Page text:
Pegasus Books, 286 pages, $15.95 (c2015)
“The Language of the Dead” is subtitled, “A World War II Mystery.” The war is mostly a supporting character in this book, because the mystery comes down to base human nature, not national disagreements. But it doesn’t help that there are bombers flying overhead at night, with everyone on edge waiting for the bombs to fall.
Chief Inspector Lamb is a phlegmatic, upstanding member of the police. His biggest worry is that his eighteen-year-old daughter, Vera, is an air-raid warden in a small neighboring town. She is independent, spunky, and insistent on her right to be an adult. Even when a bizarre murder not related to her occurs, Vera still occupies Lamb’s thoughts.
A witch lies dead, his body perforated by a pitchfork and a scythe. At least Will Blackwell was rumored to have been a witch. Mostly, he was a recluse, with not much to his name. He was cared for by his niece and worked sometimes for a nearby neighboring farmer. There wasn’t much going on in his life and much too much going on in his death. What could he have done to incur such enmity?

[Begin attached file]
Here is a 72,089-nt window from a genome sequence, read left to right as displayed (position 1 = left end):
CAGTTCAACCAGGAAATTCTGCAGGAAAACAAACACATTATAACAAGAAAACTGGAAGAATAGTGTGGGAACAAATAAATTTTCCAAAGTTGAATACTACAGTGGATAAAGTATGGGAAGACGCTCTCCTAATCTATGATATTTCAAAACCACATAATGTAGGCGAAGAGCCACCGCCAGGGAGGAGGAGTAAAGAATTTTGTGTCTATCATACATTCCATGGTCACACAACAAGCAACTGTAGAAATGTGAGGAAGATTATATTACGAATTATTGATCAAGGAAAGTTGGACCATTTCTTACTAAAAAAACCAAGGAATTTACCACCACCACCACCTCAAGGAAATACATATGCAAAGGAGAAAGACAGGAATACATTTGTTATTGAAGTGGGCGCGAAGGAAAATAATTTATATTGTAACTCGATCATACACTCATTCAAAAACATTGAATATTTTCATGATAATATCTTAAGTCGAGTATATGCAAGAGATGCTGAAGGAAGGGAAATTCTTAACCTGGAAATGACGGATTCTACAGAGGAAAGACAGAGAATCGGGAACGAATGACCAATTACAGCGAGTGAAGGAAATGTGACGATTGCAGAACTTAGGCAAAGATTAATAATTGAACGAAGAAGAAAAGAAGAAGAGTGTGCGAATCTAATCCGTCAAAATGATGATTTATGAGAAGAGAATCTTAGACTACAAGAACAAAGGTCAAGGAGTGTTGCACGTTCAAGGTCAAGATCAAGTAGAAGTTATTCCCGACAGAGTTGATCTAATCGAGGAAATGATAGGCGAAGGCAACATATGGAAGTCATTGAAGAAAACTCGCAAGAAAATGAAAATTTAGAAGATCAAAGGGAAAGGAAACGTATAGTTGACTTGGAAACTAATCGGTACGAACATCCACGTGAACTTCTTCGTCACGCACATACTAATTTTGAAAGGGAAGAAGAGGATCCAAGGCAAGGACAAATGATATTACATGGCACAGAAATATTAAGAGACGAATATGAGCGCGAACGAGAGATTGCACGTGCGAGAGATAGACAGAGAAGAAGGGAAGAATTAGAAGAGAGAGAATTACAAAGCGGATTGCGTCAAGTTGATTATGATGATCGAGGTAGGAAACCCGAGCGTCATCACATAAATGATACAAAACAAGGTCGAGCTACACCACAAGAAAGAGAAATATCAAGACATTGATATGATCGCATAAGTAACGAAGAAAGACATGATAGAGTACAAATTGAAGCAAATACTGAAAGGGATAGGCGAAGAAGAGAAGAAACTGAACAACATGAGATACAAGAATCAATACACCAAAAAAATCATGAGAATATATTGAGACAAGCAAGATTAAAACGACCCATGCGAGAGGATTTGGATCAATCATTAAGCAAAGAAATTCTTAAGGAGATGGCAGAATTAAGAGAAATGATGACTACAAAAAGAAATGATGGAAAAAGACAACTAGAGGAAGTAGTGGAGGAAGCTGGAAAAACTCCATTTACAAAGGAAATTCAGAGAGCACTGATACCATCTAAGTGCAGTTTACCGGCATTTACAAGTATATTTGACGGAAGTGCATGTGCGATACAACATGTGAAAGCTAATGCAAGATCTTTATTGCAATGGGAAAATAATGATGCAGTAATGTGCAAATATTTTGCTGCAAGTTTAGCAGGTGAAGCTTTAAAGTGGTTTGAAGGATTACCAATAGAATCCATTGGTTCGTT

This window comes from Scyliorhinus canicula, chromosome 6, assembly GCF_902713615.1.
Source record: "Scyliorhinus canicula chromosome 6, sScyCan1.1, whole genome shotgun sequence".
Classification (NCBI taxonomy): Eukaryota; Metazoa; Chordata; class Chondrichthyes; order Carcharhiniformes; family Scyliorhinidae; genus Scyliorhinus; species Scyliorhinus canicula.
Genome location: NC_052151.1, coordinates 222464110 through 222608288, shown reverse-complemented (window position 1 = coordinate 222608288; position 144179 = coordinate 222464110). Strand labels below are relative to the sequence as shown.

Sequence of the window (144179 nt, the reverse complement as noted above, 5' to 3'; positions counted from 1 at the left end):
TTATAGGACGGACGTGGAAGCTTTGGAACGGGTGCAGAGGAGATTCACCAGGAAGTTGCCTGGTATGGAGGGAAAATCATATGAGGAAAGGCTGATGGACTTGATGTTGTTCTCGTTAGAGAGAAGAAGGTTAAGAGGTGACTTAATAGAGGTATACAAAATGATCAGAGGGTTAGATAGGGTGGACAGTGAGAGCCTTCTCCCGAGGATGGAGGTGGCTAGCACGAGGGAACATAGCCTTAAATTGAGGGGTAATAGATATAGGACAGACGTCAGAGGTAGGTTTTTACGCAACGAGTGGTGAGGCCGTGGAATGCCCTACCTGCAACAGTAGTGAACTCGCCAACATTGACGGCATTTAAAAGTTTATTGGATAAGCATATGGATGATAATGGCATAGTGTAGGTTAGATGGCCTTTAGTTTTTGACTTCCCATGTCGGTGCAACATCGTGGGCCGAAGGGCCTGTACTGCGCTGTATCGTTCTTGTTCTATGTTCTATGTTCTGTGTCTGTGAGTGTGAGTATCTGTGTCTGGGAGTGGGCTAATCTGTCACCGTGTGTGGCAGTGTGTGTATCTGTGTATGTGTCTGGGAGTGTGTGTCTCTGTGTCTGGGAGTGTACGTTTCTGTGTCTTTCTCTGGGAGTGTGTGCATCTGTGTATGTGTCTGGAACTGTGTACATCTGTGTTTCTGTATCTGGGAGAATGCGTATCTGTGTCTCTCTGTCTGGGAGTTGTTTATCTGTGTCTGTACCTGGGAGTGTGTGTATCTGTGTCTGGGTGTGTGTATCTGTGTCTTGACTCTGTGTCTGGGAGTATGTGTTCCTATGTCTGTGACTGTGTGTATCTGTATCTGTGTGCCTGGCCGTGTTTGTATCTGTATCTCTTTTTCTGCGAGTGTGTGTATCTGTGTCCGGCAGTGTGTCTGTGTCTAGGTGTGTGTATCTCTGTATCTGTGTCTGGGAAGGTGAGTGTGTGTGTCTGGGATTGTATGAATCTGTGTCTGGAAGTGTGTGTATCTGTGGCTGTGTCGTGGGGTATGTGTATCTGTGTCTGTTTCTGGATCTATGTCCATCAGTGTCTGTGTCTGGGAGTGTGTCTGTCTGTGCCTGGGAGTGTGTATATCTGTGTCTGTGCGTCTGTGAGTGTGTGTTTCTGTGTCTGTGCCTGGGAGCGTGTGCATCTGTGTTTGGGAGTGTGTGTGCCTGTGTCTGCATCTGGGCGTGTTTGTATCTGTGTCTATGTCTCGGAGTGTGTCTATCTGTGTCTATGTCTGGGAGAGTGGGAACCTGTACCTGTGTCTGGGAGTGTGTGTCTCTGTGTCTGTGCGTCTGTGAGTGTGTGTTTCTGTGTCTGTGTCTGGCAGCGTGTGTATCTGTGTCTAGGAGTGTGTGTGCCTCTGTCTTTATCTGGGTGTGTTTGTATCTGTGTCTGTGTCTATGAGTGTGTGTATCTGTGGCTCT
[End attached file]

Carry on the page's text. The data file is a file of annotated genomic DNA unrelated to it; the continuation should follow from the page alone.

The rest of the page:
Stephen Kelly’s book moves slowly through the process of uncovering the life of a small village to find what Blackwell’s connections were to other residents. Does his death have anything to do with the death of a young woman almost a hundred years ago, the subsequent disappearance of his niece, or a young, almost-mute boy who wanders freely and stealthily around the countryside?
More to the point, is there a current threat to young women? What about Vera? She has met a young man, Arthur Lear. He has lost an arm in the war and it has made him hesitant and too self-aware. Is there any reason why Vera can’t establish a relationship with him? Is she in jeopardy living alone in a small and somewhat isolated town.
Bombs are exploding all around, not all of them dropped by planes.
Kelly has developed some intriguing characters. Although Lamb is not on the frontline of this war, he has his own demons from the last war to end all wars. He loves his family and is more than competent at his job. Even after an old acquaintance is placed under his command under less than auspicious circumstances, Lamb perseveres. There is more at stake than discomfort caused by something that happened in the past.
A good read, even if the conclusion is a bit expected.